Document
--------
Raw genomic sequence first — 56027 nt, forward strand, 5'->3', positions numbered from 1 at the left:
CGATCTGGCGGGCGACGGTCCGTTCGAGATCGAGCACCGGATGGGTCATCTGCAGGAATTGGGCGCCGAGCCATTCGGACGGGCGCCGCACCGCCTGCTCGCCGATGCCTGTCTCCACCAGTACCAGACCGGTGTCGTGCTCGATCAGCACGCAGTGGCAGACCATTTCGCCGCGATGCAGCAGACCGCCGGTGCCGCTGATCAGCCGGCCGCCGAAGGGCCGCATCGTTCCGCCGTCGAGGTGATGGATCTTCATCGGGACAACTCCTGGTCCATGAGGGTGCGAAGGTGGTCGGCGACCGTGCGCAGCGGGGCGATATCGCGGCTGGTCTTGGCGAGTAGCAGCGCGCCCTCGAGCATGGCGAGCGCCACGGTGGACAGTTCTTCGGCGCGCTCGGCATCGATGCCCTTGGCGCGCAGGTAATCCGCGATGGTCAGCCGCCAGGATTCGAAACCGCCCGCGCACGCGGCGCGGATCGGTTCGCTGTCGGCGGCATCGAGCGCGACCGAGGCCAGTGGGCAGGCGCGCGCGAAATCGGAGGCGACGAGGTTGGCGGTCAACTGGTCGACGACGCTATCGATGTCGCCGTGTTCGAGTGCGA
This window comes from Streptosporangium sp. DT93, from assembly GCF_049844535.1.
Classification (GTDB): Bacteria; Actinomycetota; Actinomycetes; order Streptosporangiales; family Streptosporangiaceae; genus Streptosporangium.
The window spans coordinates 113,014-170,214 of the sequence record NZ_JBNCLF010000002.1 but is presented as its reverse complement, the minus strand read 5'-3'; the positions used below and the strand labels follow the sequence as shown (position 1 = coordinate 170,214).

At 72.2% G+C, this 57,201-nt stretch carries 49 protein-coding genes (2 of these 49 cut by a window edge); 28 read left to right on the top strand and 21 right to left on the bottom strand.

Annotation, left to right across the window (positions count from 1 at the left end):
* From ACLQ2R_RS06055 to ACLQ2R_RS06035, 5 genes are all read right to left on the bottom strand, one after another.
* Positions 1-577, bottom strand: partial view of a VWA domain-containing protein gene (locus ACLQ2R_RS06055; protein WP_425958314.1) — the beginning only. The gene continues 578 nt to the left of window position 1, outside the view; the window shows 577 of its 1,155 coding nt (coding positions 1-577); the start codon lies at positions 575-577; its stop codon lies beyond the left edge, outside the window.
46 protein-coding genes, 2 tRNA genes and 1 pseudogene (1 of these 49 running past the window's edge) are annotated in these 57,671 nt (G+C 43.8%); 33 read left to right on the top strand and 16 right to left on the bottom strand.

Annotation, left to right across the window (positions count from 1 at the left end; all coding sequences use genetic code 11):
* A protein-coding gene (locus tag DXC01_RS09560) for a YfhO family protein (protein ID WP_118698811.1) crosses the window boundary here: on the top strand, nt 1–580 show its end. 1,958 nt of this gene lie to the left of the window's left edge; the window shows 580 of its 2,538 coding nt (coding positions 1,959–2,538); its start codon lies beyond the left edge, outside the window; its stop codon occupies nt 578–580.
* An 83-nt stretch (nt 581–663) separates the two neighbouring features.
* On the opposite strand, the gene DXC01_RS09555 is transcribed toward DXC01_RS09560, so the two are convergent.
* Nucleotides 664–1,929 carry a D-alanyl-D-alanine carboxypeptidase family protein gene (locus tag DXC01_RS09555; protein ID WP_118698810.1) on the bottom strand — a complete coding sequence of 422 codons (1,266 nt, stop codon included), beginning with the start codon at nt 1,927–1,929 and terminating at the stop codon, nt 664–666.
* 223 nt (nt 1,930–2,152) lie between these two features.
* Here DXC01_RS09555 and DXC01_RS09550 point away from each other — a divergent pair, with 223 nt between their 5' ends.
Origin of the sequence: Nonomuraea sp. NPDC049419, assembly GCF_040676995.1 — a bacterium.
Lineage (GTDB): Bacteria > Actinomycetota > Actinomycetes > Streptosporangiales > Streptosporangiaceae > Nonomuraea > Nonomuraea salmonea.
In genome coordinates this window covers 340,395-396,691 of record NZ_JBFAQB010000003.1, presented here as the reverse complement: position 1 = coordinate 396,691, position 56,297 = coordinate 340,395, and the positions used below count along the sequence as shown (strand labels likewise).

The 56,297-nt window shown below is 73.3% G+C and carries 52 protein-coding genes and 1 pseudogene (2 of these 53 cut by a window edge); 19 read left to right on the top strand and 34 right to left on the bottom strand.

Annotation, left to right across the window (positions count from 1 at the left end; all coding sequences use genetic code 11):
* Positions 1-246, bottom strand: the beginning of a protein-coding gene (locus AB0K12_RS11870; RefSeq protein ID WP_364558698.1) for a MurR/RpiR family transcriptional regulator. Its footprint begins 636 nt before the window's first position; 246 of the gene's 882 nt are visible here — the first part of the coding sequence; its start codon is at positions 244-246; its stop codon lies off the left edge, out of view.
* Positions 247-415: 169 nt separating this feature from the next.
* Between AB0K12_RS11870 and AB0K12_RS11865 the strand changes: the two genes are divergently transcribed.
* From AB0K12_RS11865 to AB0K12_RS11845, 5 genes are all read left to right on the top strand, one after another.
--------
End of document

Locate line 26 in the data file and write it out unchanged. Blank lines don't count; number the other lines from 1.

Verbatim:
* From AB0K12_RS11865 to AB0K12_RS11845, 5 genes are all read left to right on the top strand, one after another.